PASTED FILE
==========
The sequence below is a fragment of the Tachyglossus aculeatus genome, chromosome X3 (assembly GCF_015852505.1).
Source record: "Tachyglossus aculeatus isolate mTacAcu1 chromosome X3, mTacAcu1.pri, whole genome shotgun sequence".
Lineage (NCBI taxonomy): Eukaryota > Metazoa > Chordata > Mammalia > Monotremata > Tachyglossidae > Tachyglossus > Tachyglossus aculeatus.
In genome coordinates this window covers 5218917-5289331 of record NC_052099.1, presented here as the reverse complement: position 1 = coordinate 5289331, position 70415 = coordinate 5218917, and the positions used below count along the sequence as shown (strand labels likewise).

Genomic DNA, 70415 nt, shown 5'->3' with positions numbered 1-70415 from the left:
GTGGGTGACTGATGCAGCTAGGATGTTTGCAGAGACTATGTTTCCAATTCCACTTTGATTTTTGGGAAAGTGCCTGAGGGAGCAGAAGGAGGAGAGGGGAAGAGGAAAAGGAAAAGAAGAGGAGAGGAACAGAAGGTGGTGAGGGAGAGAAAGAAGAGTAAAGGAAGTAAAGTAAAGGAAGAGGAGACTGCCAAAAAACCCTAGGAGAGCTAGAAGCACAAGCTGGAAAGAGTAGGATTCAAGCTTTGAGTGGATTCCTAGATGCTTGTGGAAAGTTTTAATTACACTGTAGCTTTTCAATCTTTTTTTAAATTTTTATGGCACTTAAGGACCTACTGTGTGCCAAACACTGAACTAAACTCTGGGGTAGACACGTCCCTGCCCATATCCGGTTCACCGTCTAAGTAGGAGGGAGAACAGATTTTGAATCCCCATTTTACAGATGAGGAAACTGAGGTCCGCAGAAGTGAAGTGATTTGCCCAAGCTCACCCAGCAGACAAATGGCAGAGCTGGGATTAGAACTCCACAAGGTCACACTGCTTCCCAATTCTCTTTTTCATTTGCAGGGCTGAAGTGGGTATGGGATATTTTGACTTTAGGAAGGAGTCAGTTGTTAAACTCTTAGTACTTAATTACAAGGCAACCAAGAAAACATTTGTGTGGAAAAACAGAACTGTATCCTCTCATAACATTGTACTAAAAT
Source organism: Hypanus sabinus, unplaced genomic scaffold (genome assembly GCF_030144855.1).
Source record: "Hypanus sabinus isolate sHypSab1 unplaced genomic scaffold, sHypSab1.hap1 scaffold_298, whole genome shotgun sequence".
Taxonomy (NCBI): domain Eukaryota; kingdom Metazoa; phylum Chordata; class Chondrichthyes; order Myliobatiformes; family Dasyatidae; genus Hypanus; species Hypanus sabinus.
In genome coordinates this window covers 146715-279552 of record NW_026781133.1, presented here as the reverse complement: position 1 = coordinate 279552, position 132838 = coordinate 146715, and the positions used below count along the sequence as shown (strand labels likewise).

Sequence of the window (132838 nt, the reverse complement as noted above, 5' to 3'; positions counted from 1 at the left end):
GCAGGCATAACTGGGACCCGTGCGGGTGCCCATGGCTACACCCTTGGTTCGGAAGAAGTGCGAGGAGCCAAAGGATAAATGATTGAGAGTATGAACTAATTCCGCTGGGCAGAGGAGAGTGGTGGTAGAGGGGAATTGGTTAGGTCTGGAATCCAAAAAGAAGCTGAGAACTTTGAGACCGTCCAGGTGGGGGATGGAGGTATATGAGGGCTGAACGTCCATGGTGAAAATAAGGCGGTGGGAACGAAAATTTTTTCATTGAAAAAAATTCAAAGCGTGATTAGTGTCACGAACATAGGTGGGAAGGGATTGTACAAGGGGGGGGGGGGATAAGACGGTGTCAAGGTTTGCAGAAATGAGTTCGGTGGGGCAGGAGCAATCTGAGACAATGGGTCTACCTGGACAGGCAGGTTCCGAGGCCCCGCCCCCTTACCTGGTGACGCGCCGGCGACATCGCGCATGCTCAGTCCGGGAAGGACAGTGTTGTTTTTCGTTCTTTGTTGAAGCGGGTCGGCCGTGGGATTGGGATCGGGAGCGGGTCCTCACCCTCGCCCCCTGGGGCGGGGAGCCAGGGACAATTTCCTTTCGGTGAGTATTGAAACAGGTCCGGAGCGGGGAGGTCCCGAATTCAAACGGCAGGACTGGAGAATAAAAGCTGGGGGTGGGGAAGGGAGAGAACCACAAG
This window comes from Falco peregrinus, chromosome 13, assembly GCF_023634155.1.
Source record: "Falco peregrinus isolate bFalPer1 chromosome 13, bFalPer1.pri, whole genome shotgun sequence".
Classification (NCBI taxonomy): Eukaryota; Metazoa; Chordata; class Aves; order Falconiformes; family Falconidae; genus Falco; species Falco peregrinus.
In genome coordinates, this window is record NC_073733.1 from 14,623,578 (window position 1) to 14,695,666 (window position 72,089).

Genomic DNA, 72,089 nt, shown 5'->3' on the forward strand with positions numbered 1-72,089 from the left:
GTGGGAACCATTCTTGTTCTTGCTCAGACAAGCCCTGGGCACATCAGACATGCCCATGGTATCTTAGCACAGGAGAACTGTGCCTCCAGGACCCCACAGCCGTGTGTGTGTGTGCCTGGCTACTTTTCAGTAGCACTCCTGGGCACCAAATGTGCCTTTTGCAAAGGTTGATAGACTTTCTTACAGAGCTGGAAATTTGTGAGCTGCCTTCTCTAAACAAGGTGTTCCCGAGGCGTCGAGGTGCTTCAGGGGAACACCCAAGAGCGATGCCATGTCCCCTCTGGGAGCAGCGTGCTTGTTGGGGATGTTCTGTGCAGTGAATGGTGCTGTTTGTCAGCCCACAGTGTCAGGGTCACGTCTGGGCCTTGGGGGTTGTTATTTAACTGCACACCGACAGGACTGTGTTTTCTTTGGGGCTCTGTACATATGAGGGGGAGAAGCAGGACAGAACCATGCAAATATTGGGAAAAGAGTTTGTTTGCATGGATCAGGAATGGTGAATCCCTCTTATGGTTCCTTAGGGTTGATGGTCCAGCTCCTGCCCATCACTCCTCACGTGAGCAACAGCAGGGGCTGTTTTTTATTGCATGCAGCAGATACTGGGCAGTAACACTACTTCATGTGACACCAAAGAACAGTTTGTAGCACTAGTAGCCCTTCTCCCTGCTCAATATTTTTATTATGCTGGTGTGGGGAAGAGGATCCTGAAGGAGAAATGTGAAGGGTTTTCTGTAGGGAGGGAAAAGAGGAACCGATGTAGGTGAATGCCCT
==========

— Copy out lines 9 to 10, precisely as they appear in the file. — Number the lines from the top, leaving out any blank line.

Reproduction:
Taxonomy (NCBI): domain Eukaryota; kingdom Metazoa; phylum Chordata; class Chondrichthyes; order Myliobatiformes; family Dasyatidae; genus Hypanus; species Hypanus sabinus.
In genome coordinates this window covers 146715-279552 of record NW_026781133.1, presented here as the reverse complement: position 1 = coordinate 279552, position 132838 = coordinate 146715, and the positions used below count along the sequence as shown (strand labels likewise).